Japan: Conquered Nation To World Power
Author: Wallbank; Taylor; Bailkey; Jewsbury; Lewis; Hackett
Japan: Conquered Nation To World Power
After 1945 the old European empires disappeared, replaced by over 80 new
countries. These new states, primarily located to the south of the European
powers, were born into a difficult environment, buffeted by the Cold War and
economic upheavals. As of the last decade of the millennium, the "South"
contained most of the world's expanding population and grim challenges.
In east Asia, Japan recovered from its postwar devastation to become a
center of world finance. China participated in Cold War episodes from Korea to
Vietnam and fought its own ideological battles before entering a period of
rapid modernization after 1978. Indochina's fate was bound up in a series of
bloody, devastating proxy wars.
In the rest of Asia and in Africa, nations freed themselves from the yoke
of European dominance, but independence unleashed powerful ethnic and
religious antagonisms, most of which remain unresolved. Great power
intervention in the Middle East and in Africa exacerbated an already difficult
situation and led to increased bloodshed.
More than Cold War tensions, economic upheavals have affected the Latin
American states. The region's accumulation of massive debts and its dependence
on the export of oil or agricultural products left it at the mercy of the
North Atlantic powers. This economic domination provided a rich opportunity
for revolutionaries in Cuba and Nicaragua who profited from the obvious
exploitation of the population.
At the end of the twentieth century, Japan, South Korea, Hong Kong, and
Singapore competed effectively in the world arena. Other countries, such as
Brazil, India, China, and Zimbabwe, showed signs of potential strength.
However, the vast majority of the nations of the "South" remain trapped by the
cruel forces of poverty and overpopulation.
Japan: Conquered Nation To World Power
On August 28, 1945, nineteen days after the atomic bomb was dropped at
Nagasaki, an advance party of 150 Americans, the lead group of a substantial
army of occupation, landed on Japan. Supreme Commander General Douglas
MacArthur soon arrived to preside over Japan's transition from one military
authority to another.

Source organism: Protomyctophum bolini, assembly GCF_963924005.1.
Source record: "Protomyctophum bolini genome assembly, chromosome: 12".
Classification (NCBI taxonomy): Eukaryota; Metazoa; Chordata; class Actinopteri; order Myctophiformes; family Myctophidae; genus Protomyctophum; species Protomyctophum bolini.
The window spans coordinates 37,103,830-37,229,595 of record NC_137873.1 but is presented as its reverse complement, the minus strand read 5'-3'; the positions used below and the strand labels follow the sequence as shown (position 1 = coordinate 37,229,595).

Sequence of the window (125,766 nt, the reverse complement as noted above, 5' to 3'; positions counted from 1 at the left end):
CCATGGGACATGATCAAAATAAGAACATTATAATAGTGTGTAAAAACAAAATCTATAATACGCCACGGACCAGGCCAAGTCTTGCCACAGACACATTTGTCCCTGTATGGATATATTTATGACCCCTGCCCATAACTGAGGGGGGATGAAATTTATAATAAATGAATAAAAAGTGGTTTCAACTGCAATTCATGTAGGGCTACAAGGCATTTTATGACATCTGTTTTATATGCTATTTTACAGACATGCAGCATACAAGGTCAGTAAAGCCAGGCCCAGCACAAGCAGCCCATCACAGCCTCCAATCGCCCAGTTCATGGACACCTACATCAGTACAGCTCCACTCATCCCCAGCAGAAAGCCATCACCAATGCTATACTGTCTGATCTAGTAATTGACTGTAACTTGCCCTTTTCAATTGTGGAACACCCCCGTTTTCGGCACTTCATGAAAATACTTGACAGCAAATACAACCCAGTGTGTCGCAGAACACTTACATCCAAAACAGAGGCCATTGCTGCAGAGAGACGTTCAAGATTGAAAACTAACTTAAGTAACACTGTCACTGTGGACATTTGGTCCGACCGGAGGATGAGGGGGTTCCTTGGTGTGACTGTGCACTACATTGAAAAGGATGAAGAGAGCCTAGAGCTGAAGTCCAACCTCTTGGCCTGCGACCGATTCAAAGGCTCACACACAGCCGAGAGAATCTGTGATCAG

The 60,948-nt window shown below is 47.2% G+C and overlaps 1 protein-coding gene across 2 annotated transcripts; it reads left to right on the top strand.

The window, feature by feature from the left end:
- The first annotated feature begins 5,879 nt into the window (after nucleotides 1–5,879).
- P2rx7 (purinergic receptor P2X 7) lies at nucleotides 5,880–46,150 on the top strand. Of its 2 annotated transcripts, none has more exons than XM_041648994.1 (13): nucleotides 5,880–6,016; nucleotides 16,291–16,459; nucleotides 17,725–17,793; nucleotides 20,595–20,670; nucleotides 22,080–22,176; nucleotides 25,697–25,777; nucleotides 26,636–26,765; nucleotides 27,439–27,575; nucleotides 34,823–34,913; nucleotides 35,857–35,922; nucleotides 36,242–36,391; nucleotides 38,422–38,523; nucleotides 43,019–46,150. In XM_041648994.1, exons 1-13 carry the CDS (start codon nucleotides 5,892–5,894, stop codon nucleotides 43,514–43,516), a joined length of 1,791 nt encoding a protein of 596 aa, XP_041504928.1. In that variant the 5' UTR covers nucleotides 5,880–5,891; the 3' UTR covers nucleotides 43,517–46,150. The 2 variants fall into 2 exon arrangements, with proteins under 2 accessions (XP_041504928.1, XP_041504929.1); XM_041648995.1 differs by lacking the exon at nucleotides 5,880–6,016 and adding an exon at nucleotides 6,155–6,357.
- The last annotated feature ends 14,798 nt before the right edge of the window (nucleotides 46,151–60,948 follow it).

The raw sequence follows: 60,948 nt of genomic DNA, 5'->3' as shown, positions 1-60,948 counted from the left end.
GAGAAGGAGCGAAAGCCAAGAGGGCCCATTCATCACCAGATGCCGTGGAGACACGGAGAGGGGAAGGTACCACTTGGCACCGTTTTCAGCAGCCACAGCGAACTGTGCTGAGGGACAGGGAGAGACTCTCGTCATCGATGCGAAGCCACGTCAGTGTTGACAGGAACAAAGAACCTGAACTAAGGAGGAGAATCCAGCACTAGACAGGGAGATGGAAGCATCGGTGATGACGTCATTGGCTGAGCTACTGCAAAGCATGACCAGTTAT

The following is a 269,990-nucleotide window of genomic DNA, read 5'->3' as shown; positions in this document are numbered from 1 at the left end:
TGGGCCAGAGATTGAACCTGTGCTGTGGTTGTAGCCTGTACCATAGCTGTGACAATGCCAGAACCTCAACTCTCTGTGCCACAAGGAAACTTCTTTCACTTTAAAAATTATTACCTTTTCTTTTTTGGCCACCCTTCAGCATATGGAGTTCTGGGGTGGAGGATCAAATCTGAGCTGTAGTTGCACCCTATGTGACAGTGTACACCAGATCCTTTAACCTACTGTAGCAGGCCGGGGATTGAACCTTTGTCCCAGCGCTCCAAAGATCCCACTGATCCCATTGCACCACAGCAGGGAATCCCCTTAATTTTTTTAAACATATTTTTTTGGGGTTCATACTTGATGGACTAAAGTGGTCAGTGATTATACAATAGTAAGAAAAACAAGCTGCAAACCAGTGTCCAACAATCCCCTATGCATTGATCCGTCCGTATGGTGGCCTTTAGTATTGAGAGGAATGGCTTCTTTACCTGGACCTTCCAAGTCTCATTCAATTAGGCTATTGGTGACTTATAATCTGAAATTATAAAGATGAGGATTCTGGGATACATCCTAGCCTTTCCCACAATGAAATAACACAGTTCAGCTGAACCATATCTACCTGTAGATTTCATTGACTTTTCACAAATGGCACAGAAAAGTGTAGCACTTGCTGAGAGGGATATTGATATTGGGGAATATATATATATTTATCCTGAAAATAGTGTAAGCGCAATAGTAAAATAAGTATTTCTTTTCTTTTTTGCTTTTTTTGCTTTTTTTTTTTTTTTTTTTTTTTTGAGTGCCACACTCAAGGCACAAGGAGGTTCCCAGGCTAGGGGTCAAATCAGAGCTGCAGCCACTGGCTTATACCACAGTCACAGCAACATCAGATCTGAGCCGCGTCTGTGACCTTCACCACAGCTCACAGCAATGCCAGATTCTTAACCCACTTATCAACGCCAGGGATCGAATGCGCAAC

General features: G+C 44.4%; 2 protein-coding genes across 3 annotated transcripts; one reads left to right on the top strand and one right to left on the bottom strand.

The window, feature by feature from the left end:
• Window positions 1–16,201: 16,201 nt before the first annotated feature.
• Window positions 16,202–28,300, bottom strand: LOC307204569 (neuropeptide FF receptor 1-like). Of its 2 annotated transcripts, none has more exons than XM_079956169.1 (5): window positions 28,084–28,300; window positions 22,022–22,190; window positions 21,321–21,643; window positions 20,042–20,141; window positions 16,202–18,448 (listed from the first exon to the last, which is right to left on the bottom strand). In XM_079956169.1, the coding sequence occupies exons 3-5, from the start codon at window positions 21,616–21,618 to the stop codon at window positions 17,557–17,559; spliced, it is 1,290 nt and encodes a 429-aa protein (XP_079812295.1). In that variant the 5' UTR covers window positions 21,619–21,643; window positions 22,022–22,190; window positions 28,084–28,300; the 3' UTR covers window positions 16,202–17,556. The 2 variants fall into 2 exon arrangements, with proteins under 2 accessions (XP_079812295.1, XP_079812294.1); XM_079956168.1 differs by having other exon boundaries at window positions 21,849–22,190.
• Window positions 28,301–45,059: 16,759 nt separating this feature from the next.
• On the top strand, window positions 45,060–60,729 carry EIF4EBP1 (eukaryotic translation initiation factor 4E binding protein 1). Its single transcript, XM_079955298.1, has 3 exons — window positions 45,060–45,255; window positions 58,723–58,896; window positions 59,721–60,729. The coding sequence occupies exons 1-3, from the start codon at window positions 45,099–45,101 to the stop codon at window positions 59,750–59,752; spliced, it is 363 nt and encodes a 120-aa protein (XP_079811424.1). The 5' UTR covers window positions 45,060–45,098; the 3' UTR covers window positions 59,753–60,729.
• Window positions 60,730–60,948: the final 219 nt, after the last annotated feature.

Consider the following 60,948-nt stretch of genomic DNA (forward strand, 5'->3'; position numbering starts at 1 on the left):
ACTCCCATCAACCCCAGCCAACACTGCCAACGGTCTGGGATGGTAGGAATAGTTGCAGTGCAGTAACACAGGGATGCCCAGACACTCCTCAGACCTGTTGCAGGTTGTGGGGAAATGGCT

The terms of armistice took all territory outside the four main islands
away from Japan and imposed complete demilitarization on the Japanese. Key
wartime military leaders were placed on trial, and General Tojo, along with
six colleagues, was executed. Other militarist governmental and business
leaders were blocked from postwar activities. For a while, industries were
dismantled for reparations, but this practice was soon stopped.
In return, the allies gave aid to rebuild the shattered economy, while
insisting on democratic institutions in the government and society. The new
education system was based on the American pattern of decentralized public
schools, with textbooks rewritten to delete militant nationalism. A land
reform policy intended to reduce tenancy and absentee landlordism was
introduced. Unions gained the right of collective bargaining, and their
membership grew rapidly. American authorities tried with limited success to
reduce the great concentration of wealth in the hands of monopolistic
industries, the zaibatsu.
A new constitution, drafted in consultation with the occupation
government, came into effect in May 1947. It set up a democratic, two-house
parliamentary-cabinet system in which the majority party selected the prime
minister. Sovereignty rested in the people; the emperor, forced to renounce
his divinity, was referred to as "the symbol of state." No limitations were
placed on voting because of income or sex. War was renounced as a sovereign
right and "land, sea, and air forces, as well as other war potential will
never be maintained."
As a result of the Cold War in Europe and the communist invasion of South
Korea in 1950-1957, Japan became the United States' principal ally in the
Pacific. Despite Soviet opposition and without the participation of the USSR,